Yes, Nintendo is innovative and swings for the fences. But all too often I feel that anything that isn’t a revolutionary feature they either half ass or just choose not to incorporate because their competitors do it.
Here’s an example: online gaming. I own a Wii and XBOX360. Online multiplayer on the XBOX through XBOX Live couldn’t be easier. It’s tightly integrated with their games. When I was fresh out of college, it was incredibly easy to pick up a game of Halo 3 with anybody online. On the other hand, you have the Wii experience with Friend Codes, which is a random string that is assigned to your Wii. So if you want to play with a friend, you have to call/email/text them and get their random string from them. I also remember when Mario Kart for Wii came out and it just was such a hard experience playing multiplayer with random people online. Online multiplayer had already been growing for years before the Wii debuted. Why did they neglect this so badly?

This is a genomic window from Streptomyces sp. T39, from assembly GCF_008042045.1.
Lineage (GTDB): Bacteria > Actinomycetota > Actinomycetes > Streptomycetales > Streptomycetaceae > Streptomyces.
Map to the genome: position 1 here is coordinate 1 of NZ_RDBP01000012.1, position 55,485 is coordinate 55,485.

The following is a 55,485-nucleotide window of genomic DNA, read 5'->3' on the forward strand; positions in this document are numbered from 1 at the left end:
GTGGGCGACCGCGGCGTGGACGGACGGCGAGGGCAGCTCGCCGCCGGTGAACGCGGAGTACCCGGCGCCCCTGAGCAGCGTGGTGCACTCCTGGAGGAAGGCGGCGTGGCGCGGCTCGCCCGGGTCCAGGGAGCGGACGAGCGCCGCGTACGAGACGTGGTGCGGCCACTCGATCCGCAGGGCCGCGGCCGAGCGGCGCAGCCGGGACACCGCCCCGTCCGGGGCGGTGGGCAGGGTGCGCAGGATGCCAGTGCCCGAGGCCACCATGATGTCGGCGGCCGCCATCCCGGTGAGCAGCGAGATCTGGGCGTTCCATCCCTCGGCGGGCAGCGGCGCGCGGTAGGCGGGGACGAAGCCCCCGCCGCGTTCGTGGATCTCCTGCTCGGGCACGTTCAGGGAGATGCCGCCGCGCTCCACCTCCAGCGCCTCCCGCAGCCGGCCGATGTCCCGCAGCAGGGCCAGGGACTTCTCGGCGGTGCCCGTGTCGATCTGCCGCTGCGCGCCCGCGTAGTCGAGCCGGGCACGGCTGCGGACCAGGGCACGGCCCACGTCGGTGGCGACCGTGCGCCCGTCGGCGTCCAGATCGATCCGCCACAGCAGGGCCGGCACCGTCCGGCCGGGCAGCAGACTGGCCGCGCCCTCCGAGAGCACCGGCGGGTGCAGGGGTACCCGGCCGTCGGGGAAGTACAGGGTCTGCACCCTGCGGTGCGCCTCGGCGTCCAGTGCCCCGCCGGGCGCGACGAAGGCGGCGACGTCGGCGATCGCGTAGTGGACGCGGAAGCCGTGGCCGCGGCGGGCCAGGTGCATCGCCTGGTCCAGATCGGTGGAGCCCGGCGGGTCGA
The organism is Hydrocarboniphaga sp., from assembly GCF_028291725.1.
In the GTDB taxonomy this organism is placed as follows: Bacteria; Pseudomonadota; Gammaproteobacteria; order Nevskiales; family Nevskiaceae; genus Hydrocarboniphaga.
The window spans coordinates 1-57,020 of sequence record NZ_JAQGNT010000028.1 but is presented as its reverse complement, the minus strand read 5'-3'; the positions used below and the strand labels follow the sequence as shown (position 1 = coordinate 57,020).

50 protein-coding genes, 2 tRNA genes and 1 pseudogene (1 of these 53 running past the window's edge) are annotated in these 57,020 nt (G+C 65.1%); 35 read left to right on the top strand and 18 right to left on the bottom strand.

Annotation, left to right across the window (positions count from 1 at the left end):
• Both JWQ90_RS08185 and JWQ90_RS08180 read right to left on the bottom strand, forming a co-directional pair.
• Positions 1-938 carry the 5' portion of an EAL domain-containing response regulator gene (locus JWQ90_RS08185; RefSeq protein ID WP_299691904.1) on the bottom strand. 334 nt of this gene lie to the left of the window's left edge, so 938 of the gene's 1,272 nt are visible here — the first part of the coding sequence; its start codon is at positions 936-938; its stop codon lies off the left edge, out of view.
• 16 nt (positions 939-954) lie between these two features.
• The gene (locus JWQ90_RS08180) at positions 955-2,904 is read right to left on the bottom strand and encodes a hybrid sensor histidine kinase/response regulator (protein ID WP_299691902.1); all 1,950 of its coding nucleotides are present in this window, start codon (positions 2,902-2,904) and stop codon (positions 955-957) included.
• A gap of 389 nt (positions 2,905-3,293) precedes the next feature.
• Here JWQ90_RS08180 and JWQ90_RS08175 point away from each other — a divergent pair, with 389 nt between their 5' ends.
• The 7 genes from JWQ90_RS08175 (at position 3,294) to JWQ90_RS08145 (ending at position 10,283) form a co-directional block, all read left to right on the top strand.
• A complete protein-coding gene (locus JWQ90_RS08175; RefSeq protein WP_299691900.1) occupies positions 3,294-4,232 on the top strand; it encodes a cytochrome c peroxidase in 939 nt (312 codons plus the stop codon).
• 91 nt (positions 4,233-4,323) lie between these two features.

You can continue this line of thinking with other Nintendo consoles. N64 introduced the joystick on controller. But Nintendo also chose to support cartridges when everyone else moved to discs. The Gamecube chose a poor disc format (miniDVD) and eschewed any online multiplayer. The WiiU brought a touchscreen interface to the home console (smart), but it’s a poor resistive touchcreen instead of capacitive. And Nintendo may have a first mover advantage with innovation, but it quickly gets surpassed. The technology in the PS Move and XBOX Kinect is arguably much more impressive then a controller with a gyroscope and IR sensor.
I grew up on a grey brick Game Boy (I owned them all the way through the Game Boy Advanced). I love Zelda, Mario, and Metroid. I’ve bought consoles just for these IPs. But I really don’t think Nintendo is a state of the art hardware company. If they were, they wouldn’t have neglected so many of these antes that gamers want in a modern console. yes, even if aimed at a more casual market.
Nintendo’s strengths are its culture of innovation and strong IP. My generation also has nostalgia for playing these IPs on an NES. Kids today won’t. I have to conclude that Nintendo should push the boundaries of what other modern pieces of hardware can do by bringing its IP to other platforms.